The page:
Mankind are ever on the search after something new; when, therefore, we meet with an intelligent traveller or voyager, we engage cordially in his undertaking, enter into his circumstances with avidity, interest ourselves in all his adventures, fear, hope, and rejoice with him, until he returns home : but then-instead of sympathizing in the pleasure he must feel in the accomplishment of his purpose, or in the repose he enjoys after his fatigues and dangers, we are apt to repine that he has no more to go through for our amusement !
The most valuable particulars, however, in a voyage for difcovery, are not those which furnish entertainment for the gener ral reader. The nature of tides, variations of the compafs, bearings of land, soundings and quality of harbours, and the productions of countries; all these are frequently passed over as dry stuff, for the pleasure of dwelling on a quarrel with a wild Indian about a cocoa nut, or a stolen handkerchief. But though miscellaneous incidents claim an occasional share of Capt. Forreft's attention, he never forgets the errand upon which he was sent: and his conduct throughout fully justifies the confidence repored in him.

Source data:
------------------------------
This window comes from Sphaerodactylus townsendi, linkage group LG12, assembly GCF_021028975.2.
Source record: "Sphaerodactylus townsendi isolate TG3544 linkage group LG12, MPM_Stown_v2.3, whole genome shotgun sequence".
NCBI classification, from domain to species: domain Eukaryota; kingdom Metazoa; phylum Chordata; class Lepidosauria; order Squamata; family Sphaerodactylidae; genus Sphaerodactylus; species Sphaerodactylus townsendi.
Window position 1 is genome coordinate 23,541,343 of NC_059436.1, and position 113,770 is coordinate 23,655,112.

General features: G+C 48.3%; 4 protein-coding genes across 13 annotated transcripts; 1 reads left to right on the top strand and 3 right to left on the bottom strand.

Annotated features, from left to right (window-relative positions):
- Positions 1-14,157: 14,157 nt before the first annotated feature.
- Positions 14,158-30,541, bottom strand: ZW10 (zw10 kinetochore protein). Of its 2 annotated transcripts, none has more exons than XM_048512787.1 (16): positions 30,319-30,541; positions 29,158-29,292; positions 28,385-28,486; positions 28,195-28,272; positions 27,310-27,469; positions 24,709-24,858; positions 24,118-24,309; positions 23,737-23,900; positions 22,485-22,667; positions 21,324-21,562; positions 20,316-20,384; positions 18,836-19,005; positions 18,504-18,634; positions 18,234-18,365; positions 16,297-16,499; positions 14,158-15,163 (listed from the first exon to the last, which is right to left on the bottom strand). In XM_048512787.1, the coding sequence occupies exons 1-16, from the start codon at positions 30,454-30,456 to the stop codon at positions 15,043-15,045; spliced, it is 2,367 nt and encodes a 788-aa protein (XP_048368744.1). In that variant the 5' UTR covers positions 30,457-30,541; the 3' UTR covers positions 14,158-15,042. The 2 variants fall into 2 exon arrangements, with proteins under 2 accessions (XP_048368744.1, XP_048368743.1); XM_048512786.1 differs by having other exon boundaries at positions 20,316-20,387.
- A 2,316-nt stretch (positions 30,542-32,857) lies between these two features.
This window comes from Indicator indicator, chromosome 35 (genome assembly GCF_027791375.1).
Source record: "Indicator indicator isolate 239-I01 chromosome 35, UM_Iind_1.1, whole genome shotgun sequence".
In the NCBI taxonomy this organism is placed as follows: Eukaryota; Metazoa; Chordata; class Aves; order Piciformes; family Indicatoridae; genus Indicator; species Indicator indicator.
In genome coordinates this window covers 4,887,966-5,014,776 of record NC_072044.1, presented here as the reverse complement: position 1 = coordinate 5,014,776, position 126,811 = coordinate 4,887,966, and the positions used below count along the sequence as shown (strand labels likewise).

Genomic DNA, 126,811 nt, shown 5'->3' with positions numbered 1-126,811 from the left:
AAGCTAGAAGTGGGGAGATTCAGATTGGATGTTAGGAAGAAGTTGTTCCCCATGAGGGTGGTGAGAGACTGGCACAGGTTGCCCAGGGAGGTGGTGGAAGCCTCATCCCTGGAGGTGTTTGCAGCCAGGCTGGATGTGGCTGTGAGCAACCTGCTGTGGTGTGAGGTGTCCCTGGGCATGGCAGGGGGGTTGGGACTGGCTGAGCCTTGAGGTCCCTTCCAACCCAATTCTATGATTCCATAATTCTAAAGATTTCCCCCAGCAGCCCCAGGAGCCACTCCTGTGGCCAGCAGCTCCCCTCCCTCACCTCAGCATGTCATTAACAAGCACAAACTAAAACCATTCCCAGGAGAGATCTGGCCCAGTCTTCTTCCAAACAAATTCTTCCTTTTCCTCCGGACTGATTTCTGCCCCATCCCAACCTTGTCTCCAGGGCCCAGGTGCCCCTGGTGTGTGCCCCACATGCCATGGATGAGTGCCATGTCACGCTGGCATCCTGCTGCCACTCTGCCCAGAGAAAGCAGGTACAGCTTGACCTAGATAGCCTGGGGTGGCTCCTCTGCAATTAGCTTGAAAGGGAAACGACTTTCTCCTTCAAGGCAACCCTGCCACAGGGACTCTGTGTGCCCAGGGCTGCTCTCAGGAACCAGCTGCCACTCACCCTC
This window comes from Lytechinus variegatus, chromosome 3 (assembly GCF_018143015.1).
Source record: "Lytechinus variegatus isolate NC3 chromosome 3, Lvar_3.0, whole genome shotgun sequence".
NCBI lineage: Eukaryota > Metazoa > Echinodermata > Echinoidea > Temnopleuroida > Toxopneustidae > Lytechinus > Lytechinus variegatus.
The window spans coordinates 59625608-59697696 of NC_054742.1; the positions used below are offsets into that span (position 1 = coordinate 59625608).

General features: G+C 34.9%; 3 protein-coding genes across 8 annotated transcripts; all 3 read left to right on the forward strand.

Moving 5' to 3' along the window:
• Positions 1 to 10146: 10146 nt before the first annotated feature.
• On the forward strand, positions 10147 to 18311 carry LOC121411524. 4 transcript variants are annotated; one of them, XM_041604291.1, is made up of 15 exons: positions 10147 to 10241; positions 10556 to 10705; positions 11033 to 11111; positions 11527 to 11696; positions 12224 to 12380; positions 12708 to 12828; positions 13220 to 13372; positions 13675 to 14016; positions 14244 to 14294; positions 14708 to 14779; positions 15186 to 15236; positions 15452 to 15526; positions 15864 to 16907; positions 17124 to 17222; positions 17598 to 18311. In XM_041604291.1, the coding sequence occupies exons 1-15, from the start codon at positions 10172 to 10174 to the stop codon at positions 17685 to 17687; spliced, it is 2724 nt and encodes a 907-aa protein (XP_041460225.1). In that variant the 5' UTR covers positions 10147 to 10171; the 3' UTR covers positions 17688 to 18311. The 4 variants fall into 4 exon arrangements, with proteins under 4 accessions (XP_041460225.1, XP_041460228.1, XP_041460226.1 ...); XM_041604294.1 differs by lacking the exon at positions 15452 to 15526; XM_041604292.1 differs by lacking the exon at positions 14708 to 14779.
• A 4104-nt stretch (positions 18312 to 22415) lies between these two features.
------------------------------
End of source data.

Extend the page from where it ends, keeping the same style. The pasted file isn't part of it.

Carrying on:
When the Tartar galley arrived at Dory harbour, on the north fide of New Guinea, search was made for the nutmeg tree, at first with no success; but on promising a reward for the discovery, several were found on an adjacent small'iland called Manaswary. Many young ones springing round the old trees, Capt. Forrest planted above a hundred in baskets with earth round them, to carry to Balambangan; and his first disappointment is the easier accounted for, by the inhabitants not regarding the nutmeg as a fruit of any kind of use: of course it gave way in their esteem to the plantain, the cocoa nut, the bread Rey, Apr. 1779.